Despite a number of changes that have taken place over the centuries, this section of the museum has more or less maintained its original XVIII century aspect.
The decorative features of this area have remained unchanged, and this has influenced the layout of sculptures and inscriptions.
The fine pieces of ancient sculpture come mainly from private collections belonging to high-ranking churchmen and noble Roman families.
Unlike the Palazzo dei Conservatori opposite, the interior space of this building and the arrangement of its architectural features are of symmetrical design.
Palazzo Nuovo is so called because it was built ex novo, using Michelangelo’s blueprint when he redesigned the Palazzo dei Conservatori a century earlier to complete the renovation of the Capitoline Square.
The museum was opened to the public in 1734, under Pope Clement XII, who had already purchased the Albani collection of 418 sculptures the previous year, as an addition to the works already on display at the Vatican Belvedere and donated to the Capitoline museum by Pope Pius V in 1566, and the sculptures that could not find a place in Palazzo dei Conservatori. The collections are still arranged according to the exhibition concept of the eighteenth century.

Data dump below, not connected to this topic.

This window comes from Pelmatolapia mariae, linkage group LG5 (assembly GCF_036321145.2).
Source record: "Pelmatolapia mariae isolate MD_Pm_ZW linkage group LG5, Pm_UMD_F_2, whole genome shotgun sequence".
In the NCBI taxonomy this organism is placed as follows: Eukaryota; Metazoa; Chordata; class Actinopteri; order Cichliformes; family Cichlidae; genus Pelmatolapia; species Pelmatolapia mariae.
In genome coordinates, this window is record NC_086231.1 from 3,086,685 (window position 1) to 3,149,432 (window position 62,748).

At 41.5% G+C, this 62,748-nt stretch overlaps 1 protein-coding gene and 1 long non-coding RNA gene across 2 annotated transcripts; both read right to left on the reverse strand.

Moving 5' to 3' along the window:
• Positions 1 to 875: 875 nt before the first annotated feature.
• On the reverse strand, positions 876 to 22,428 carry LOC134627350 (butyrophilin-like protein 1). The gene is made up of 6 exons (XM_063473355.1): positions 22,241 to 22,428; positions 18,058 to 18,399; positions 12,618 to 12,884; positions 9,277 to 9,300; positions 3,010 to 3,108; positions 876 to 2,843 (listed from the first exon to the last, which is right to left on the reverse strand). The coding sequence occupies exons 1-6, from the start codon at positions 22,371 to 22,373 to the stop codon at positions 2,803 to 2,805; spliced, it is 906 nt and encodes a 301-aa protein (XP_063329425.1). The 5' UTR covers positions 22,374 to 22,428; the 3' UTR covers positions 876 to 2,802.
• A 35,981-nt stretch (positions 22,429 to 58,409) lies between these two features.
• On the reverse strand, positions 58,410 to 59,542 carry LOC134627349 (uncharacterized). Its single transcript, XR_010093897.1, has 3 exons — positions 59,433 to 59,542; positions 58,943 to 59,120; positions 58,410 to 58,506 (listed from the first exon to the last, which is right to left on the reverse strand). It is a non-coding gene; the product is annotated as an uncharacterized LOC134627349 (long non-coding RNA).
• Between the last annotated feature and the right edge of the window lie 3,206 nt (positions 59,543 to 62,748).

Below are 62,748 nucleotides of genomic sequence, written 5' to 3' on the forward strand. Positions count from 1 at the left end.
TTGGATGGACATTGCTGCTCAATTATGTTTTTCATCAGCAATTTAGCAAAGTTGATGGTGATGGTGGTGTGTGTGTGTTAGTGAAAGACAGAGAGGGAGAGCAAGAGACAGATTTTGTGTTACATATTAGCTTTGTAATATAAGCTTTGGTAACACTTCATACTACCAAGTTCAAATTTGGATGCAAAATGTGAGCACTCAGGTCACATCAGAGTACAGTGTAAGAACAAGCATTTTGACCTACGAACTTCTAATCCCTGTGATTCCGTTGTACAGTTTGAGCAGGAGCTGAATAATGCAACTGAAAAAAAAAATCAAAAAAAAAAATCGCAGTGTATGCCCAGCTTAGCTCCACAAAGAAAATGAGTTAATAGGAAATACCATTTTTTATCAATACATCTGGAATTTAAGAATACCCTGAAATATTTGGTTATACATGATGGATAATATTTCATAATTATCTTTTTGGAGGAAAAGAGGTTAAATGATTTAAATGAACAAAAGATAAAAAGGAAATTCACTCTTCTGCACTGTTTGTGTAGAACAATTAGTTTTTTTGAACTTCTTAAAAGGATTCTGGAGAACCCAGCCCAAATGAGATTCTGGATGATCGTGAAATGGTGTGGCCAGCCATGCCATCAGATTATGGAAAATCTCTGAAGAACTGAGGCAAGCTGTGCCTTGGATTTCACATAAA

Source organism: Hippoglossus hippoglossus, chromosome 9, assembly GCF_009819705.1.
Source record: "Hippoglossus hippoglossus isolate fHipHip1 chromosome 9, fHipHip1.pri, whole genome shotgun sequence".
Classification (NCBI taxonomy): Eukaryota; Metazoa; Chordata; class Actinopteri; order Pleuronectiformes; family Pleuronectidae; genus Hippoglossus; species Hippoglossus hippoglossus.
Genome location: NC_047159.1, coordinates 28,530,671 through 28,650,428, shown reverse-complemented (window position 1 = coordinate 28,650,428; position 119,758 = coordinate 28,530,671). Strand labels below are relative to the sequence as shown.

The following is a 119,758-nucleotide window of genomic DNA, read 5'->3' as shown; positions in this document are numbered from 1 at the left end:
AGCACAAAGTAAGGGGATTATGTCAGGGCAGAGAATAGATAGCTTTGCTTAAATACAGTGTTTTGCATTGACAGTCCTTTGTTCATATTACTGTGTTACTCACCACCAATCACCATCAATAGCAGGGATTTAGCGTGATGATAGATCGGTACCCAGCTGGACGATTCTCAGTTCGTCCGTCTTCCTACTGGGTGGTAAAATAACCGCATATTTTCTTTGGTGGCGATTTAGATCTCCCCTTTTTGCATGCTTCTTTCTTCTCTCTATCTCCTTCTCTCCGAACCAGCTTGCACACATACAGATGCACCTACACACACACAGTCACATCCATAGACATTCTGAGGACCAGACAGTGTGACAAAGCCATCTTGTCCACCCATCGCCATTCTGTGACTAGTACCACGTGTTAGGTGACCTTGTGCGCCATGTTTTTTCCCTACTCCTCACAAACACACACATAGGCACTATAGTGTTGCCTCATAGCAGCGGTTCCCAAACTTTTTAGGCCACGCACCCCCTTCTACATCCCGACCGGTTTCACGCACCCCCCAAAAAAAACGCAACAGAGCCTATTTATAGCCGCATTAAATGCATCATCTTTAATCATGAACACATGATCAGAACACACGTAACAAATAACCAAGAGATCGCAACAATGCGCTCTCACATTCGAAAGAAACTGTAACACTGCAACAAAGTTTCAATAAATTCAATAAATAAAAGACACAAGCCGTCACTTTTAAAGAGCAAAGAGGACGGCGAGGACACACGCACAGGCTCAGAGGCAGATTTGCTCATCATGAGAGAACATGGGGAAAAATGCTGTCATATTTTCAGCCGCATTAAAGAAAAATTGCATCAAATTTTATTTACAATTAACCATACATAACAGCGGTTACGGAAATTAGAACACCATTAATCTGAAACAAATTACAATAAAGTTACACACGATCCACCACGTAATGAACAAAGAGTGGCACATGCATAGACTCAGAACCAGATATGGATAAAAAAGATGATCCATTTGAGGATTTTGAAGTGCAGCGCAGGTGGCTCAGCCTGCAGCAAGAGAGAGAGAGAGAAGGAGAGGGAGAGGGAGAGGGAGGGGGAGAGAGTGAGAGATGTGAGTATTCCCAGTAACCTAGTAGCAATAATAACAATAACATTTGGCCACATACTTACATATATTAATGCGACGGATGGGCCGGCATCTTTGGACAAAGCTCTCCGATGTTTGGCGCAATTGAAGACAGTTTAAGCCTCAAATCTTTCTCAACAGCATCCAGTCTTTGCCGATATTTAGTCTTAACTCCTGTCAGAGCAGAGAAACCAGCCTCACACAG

Palazzo Nuovo - Courtyard
The large central niche in the end wall features a large fountain with the colossal statue of a River god, known as Marforio.
The three large grey granite pillars with a relief frieze portraying Egyptian high priests originate from the sanctuary of Isis and Serapis in the Campus Martius.
The Marforio fountain in the courtyard is a Roman work of the second century AD. When it was still located at the foot of the Campidoglio the Romans posted on it defamatory remarks, the so-called “pasquinate”, against the government signed with the name of Pasquino. The statue, whose name is derived from the Martis Forum (Forum of Mars), was already known in the Middle Ages, when it was described and drawn near the Arch of Septimius Severus in the Roman Forum, and brought to the Capitoline in 1594.
The two mirror image statues known as the Satyrs “della Valle” (named after the building that originally housed them) are located on the back wall, which served as a monumental facade, in niches on either sides of the Marforio. They were utilized in the theatre of Pompey as “telamons,” or figures of architectural support.
An inscription is placed above, commemorating the formation of the Museum in 1734 and the construction of the fountain, surmounted by a portrait of Pope Clement XII.
Granite columns decorated in relief with Egyptianizing scenes, from the great temple of Isis in Campus Martius are also located in the courtyard.